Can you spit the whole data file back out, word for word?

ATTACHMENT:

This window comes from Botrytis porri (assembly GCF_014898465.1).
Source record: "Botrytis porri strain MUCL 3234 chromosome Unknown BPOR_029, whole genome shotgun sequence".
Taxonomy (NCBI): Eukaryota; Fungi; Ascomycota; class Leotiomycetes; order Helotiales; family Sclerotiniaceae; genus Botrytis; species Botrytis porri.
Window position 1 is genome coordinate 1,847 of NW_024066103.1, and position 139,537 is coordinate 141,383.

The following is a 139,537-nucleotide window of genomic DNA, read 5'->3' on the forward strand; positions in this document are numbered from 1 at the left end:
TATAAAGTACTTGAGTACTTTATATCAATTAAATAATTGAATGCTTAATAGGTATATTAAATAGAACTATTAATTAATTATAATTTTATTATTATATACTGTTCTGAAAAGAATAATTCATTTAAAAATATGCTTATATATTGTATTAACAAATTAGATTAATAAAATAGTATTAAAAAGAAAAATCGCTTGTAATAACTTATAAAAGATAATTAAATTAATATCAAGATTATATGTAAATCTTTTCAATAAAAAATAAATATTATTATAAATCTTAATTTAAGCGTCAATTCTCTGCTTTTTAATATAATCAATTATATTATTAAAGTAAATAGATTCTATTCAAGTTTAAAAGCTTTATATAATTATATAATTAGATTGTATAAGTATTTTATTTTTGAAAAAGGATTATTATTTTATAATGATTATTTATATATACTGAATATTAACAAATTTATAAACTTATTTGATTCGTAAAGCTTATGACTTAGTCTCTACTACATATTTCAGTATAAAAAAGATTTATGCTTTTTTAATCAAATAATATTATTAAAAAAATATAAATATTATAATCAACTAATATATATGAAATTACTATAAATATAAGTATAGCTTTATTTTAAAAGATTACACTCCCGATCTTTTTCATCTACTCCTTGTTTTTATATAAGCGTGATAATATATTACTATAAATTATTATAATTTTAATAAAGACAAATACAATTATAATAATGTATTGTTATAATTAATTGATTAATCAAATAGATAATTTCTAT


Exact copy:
This window comes from Botrytis porri (assembly GCF_014898465.1).
Source record: "Botrytis porri strain MUCL 3234 chromosome Unknown BPOR_029, whole genome shotgun sequence".
Taxonomy (NCBI): Eukaryota; Fungi; Ascomycota; class Leotiomycetes; order Helotiales; family Sclerotiniaceae; genus Botrytis; species Botrytis porri.
Window position 1 is genome coordinate 1,847 of NW_024066103.1, and position 139,537 is coordinate 141,383.

The following is a 139,537-nucleotide window of genomic DNA, read 5'->3' on the forward strand; positions in this document are numbered from 1 at the left end:
TATAAAGTACTTGAGTACTTTATATCAATTAAATAATTGAATGCTTAATAGGTATATTAAATAGAACTATTAATTAATTATAATTTTATTATTATATACTGTTCTGAAAAGAATAATTCATTTAAAAATATGCTTATATATTGTATTAACAAATTAGATTAATAAAATAGTATTAAAAAGAAAAATCGCTTGTAATAACTTATAAAAGATAATTAAATTAATATCAAGATTATATGTAAATCTTTTCAATAAAAAATAAATATTATTATAAATCTTAATTTAAGCGTCAATTCTCTGCTTTTTAATATAATCAATTATATTATTAAAGTAAATAGATTCTATTCAAGTTTAAAAGCTTTATATAATTATATAATTAGATTGTATAAGTATTTTATTTTTGAAAAAGGATTATTATTTTATAATGATTATTTATATATACTGAATATTAACAAATTTATAAACTTATTTGATTCGTAAAGCTTATGACTTAGTCTCTACTACATATTTCAGTATAAAAAAGATTTATGCTTTTTTAATCAAATAATATTATTAAAAAAATATAAATATTATAATCAACTAATATATATGAAATTACTATAAATATAAGTATAGCTTTATTTTAAAAGATTACACTCCCGATCTTTTTCATCTACTCCTTGTTTTTATATAAGCGTGATAATATATTACTATAAATTATTATAATTTTAATAAAGACAAATACAATTATAATAATGTATTGTTATAATTAATTGATTAATCAAATAGATAATTTCTAT